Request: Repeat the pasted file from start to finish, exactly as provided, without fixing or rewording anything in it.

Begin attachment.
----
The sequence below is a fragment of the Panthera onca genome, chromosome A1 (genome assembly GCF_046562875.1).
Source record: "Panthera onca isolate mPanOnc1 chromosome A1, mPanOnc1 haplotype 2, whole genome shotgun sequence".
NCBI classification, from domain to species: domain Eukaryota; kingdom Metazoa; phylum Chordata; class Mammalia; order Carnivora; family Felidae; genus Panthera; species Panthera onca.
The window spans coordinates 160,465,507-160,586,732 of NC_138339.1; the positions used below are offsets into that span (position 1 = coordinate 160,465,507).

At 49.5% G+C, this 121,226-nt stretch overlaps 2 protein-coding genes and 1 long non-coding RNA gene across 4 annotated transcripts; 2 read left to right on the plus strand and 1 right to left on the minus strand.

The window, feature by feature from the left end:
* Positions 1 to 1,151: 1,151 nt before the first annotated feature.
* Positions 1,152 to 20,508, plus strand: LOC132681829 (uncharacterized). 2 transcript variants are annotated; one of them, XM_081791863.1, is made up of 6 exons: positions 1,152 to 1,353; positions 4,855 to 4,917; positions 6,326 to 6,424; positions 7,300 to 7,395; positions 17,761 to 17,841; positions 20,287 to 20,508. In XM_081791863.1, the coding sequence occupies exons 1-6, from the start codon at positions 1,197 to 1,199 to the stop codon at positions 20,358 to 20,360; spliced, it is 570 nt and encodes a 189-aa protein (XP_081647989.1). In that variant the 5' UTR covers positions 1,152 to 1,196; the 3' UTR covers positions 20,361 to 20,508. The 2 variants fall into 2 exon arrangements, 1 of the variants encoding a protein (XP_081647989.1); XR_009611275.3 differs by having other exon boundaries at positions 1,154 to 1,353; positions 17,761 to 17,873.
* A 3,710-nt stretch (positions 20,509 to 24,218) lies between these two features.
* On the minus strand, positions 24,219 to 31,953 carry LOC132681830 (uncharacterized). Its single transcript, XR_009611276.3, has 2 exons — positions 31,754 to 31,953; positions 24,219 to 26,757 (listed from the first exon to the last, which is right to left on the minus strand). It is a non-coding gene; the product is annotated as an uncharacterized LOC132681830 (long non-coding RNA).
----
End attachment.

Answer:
The sequence below is a fragment of the Panthera onca genome, chromosome A1 (genome assembly GCF_046562875.1).
Source record: "Panthera onca isolate mPanOnc1 chromosome A1, mPanOnc1 haplotype 2, whole genome shotgun sequence".
NCBI classification, from domain to species: domain Eukaryota; kingdom Metazoa; phylum Chordata; class Mammalia; order Carnivora; family Felidae; genus Panthera; species Panthera onca.
The window spans coordinates 160,465,507-160,586,732 of NC_138339.1; the positions used below are offsets into that span (position 1 = coordinate 160,465,507).

At 49.5% G+C, this 121,226-nt stretch overlaps 2 protein-coding genes and 1 long non-coding RNA gene across 4 annotated transcripts; 2 read left to right on the plus strand and 1 right to left on the minus strand.

The window, feature by feature from the left end:
* Positions 1 to 1,151: 1,151 nt before the first annotated feature.
* Positions 1,152 to 20,508, plus strand: LOC132681829 (uncharacterized). 2 transcript variants are annotated; one of them, XM_081791863.1, is made up of 6 exons: positions 1,152 to 1,353; positions 4,855 to 4,917; positions 6,326 to 6,424; positions 7,300 to 7,395; positions 17,761 to 17,841; positions 20,287 to 20,508. In XM_081791863.1, the coding sequence occupies exons 1-6, from the start codon at positions 1,197 to 1,199 to the stop codon at positions 20,358 to 20,360; spliced, it is 570 nt and encodes a 189-aa protein (XP_081647989.1). In that variant the 5' UTR covers positions 1,152 to 1,196; the 3' UTR covers positions 20,361 to 20,508. The 2 variants fall into 2 exon arrangements, 1 of the variants encoding a protein (XP_081647989.1); XR_009611275.3 differs by having other exon boundaries at positions 1,154 to 1,353; positions 17,761 to 17,873.
* A 3,710-nt stretch (positions 20,509 to 24,218) lies between these two features.
* On the minus strand, positions 24,219 to 31,953 carry LOC132681830 (uncharacterized). Its single transcript, XR_009611276.3, has 2 exons — positions 31,754 to 31,953; positions 24,219 to 26,757 (listed from the first exon to the last, which is right to left on the minus strand). It is a non-coding gene; the product is annotated as an uncharacterized LOC132681830 (long non-coding RNA).